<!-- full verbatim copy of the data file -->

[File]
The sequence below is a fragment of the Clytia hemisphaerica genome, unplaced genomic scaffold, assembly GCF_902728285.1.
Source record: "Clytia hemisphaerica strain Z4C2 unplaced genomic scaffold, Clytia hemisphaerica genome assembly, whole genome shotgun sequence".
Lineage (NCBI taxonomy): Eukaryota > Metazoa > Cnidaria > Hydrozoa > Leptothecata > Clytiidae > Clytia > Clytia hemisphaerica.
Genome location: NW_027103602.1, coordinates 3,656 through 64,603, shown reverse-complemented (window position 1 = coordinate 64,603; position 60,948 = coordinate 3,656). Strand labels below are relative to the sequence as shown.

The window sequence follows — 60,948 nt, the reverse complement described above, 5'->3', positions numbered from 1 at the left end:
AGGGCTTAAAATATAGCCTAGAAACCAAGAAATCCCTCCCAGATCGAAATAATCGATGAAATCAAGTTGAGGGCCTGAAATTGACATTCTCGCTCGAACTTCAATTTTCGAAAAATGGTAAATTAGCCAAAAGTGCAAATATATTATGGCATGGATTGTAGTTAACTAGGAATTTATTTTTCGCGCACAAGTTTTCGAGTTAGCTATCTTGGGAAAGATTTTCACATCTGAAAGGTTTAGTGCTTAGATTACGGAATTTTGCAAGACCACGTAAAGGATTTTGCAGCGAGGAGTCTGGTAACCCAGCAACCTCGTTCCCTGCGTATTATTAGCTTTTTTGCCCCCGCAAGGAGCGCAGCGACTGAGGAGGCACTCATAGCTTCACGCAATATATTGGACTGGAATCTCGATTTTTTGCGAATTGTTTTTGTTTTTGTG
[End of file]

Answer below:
The sequence below is a fragment of the Clytia hemisphaerica genome, unplaced genomic scaffold, assembly GCF_902728285.1.
Source record: "Clytia hemisphaerica strain Z4C2 unplaced genomic scaffold, Clytia hemisphaerica genome assembly, whole genome shotgun sequence".
Lineage (NCBI taxonomy): Eukaryota > Metazoa > Cnidaria > Hydrozoa > Leptothecata > Clytiidae > Clytia > Clytia hemisphaerica.
Genome location: NW_027103602.1, coordinates 3,656 through 64,603, shown reverse-complemented (window position 1 = coordinate 64,603; position 60,948 = coordinate 3,656). Strand labels below are relative to the sequence as shown.

The window sequence follows — 60,948 nt, the reverse complement described above, 5'->3', positions numbered from 1 at the left end:
AGGGCTTAAAATATAGCCTAGAAACCAAGAAATCCCTCCCAGATCGAAATAATCGATGAAATCAAGTTGAGGGCCTGAAATTGACATTCTCGCTCGAACTTCAATTTTCGAAAAATGGTAAATTAGCCAAAAGTGCAAATATATTATGGCATGGATTGTAGTTAACTAGGAATTTATTTTTCGCGCACAAGTTTTCGAGTTAGCTATCTTGGGAAAGATTTTCACATCTGAAAGGTTTAGTGCTTAGATTACGGAATTTTGCAAGACCACGTAAAGGATTTTGCAGCGAGGAGTCTGGTAACCCAGCAACCTCGTTCCCTGCGTATTATTAGCTTTTTTGCCCCCGCAAGGAGCGCAGCGACTGAGGAGGCACTCATAGCTTCACGCAATATATTGGACTGGAATCTCGATTTTTTGCGAATTGTTTTTGTTTTTGTG